Coming out of this break with tradition (regardless of your thoughts on betrothal) as well as this end to entitlement is a new moment of power to the people. In it, we’re seeing not only a mobilization of the masses but also a socialization that puts an end to the battle of Me versus We—and We is out in front as an early favorite for 2012.
Look no further than our current pre-Occupied state and the Arab Spring—perhaps not perfectly organized or focused, but strong in their ability to leverage social media, common discontent and a generalized feeling of “not going to take this anymore” (whatever “it” might be). Locally, look at the backlash against bullying. It’s just another action that makes it clear that many of us want to make the world a better place. That’s my transcendent takeaway from all the railing.
There’s a new power in doing good that we’ll see grow in 2012. In a dire economy, good consumption just might save the day—and become mandatory on shopping lists from New York to Nice. If politics and religion leave you scratching your head, you’re not alone; many of us are looking for brands to make the world a better place. In a recent global study, Euro RSCG Worldwide found that 70 percent of millennials believe that the most successful companies in the future will be those that practice sustainability. “Before the financial meltdown, the fastest-growing trend in business was the move toward social responsibility, and the economic crisis has only served to accelerate this,” says Euro RSCG Worldwide Global CEO David Jones in his new book, Who Cares Wins. “The world saw all too clearly that the ruthless pursuit of profit at all costs almost led to the total collapse of the global financial and economic system. Today, many businesses that understand that the philosophy of ‘profit for profit’s sake’ is no longer the key to sustainable success are actively seeking to change how they operate. Doing well and doing good are no longer seen to be mutually exclusive.” In an earlier global survey by ERWW, more than 90 percent of young people said the world needs to be changed, and more than 80 percent said it is the responsibility of their generation to bring about that change.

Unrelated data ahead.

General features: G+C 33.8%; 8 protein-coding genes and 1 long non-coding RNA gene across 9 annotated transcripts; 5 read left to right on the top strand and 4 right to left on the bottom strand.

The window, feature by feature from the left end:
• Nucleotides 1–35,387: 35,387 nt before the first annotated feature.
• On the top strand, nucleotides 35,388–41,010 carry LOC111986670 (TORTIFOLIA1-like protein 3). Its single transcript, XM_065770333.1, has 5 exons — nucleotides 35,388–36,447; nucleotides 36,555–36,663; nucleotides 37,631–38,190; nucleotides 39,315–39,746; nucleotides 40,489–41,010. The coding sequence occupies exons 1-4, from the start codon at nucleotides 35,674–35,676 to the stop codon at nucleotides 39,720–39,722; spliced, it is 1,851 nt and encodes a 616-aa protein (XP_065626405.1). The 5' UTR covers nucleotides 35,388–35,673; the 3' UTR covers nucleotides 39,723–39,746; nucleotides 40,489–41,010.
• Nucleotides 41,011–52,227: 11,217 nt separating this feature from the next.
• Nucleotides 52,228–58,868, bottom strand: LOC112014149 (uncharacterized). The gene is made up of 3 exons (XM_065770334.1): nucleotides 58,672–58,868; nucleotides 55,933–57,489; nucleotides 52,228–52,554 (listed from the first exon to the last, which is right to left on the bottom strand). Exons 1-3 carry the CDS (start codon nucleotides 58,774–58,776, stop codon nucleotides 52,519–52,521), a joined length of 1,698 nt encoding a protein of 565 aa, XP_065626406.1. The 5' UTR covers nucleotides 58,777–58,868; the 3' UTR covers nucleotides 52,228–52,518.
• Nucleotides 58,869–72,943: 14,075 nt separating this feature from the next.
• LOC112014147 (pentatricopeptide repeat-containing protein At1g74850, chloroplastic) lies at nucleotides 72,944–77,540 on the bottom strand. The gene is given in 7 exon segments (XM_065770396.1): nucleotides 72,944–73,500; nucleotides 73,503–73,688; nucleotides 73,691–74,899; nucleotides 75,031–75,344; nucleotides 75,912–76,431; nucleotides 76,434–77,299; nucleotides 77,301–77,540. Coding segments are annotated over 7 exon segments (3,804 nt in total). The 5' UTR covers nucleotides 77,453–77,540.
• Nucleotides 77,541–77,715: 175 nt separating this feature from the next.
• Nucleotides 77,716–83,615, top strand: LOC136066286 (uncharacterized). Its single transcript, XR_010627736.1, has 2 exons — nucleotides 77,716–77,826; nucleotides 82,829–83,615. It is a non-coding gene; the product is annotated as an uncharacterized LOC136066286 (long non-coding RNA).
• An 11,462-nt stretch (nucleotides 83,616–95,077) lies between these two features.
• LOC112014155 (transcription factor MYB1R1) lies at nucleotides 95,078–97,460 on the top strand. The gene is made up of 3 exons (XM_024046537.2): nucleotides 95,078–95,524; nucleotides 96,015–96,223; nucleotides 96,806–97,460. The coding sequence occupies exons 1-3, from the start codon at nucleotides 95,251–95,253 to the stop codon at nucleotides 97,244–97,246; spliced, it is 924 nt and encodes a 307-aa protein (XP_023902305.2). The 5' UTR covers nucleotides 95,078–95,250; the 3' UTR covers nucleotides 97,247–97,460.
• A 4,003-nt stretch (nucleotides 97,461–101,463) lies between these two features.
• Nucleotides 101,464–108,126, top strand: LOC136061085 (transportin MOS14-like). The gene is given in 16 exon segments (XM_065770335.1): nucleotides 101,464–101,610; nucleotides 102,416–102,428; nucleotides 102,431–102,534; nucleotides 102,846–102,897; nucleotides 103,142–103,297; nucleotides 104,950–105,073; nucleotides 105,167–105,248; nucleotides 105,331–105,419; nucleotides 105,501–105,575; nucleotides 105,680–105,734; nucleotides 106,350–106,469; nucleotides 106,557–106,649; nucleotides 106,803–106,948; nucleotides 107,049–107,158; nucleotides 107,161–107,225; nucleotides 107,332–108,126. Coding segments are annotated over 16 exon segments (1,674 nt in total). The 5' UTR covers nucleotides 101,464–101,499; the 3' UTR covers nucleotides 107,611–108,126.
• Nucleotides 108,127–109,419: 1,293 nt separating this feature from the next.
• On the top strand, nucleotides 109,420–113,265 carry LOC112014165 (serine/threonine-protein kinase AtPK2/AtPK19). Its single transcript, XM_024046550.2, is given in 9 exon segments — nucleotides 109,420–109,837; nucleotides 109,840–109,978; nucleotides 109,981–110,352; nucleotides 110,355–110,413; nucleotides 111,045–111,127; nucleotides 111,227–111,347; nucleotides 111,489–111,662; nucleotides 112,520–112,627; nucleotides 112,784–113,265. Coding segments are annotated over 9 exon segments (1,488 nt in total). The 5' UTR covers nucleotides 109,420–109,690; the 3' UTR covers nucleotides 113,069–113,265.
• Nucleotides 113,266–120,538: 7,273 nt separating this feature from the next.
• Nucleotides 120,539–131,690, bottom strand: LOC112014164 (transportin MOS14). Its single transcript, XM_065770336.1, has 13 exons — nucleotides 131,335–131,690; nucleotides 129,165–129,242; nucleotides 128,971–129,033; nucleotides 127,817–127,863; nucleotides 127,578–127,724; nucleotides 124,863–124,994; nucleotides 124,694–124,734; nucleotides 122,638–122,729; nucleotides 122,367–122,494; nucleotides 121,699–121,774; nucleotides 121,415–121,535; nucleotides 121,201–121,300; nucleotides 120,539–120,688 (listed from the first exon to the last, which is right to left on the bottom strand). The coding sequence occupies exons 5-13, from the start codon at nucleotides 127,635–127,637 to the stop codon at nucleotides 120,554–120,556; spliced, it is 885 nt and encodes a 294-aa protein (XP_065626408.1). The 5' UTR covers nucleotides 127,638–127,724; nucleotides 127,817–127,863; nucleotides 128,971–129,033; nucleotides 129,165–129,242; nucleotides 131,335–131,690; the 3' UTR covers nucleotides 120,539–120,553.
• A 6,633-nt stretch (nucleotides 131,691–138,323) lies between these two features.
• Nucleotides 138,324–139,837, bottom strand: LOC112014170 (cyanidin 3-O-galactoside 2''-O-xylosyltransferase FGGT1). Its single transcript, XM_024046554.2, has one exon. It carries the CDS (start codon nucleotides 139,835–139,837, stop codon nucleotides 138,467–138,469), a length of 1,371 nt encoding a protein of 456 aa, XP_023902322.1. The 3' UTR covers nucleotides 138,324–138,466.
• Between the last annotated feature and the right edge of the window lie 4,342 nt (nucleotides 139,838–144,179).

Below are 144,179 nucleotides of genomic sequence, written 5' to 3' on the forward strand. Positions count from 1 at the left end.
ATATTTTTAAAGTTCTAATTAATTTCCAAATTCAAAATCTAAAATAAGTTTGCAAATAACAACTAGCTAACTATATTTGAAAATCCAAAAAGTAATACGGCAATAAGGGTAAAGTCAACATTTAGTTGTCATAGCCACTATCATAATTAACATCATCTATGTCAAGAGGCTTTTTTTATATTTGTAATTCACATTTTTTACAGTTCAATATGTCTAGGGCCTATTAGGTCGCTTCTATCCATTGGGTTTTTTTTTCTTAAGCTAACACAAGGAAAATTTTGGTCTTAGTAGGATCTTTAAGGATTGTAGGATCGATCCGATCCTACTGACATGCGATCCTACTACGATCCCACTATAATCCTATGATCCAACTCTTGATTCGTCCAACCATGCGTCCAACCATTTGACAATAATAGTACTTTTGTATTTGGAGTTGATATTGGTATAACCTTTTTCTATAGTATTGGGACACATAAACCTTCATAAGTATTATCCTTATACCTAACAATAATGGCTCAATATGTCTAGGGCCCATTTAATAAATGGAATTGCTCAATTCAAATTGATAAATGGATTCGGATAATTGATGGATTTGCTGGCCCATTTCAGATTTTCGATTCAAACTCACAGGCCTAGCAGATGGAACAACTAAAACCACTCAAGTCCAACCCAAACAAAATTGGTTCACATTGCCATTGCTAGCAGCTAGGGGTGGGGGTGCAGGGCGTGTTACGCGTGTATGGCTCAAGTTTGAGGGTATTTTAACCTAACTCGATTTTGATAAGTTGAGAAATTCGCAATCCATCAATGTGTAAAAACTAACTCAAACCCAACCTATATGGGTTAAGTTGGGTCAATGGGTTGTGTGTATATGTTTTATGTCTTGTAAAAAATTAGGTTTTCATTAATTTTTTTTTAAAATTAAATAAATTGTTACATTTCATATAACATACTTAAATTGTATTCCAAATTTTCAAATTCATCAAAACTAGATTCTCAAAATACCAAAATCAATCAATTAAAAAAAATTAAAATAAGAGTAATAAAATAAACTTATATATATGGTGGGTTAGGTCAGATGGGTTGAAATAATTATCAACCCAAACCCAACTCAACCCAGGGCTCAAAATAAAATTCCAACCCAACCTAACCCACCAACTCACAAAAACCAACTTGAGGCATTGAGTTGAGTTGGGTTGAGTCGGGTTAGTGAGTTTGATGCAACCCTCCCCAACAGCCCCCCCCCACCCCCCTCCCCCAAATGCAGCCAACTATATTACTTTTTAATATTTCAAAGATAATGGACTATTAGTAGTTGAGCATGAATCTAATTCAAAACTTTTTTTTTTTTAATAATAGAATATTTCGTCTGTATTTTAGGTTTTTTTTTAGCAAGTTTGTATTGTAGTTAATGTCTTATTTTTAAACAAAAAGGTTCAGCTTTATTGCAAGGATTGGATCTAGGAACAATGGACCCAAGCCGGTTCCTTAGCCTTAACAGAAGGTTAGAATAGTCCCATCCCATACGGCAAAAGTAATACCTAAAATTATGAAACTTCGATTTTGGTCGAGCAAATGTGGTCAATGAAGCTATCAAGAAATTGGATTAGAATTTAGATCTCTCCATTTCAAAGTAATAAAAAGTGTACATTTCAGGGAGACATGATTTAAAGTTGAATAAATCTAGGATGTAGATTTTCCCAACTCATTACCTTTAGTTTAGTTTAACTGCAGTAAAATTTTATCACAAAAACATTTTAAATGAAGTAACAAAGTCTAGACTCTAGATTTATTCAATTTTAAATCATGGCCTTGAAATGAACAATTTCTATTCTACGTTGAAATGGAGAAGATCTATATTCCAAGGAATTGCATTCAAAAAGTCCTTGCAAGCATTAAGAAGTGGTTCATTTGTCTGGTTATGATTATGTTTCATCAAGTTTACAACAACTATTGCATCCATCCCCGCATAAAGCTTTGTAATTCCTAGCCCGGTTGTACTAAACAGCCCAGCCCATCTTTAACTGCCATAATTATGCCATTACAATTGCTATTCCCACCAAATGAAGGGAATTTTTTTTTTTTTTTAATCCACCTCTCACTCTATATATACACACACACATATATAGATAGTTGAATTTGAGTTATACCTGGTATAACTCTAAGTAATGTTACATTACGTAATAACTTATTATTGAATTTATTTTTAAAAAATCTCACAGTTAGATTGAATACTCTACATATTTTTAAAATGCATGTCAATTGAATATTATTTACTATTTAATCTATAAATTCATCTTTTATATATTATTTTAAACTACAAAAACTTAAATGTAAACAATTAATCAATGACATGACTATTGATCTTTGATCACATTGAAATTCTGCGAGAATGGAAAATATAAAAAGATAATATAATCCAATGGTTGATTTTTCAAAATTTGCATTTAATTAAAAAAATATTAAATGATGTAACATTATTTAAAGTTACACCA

With all this interest in CSR and doing good, look for a new generation of socialpreneurs to get inspired by what big business is doing and aim to be the next TOMS or Burt’s Bees. Sites such as Ecopreneurist showcase offerings from all kinds of startups in this arena, but if you’re not the go-it-alone type, there’s probably room in many Fortune 500s to become a corporate social officer (CSO). Yep, that’s an actual thing now. Green, it seems, is here to stay. And it’s going to change the way we do business, look for work, wear our clothes and live in our homes.
But, most important, as transparency becomes yesterday’s news (in that it’s now a part of corporate life and no longer a trend), look for today’s consumers and global citizens to demand something else of their products, their leaders and their own lives: the need to do good and carry on. It’s really all about a paradigmatic shift in the very notion of what we deem valuable.
Photo Credit: creativecommons.org/People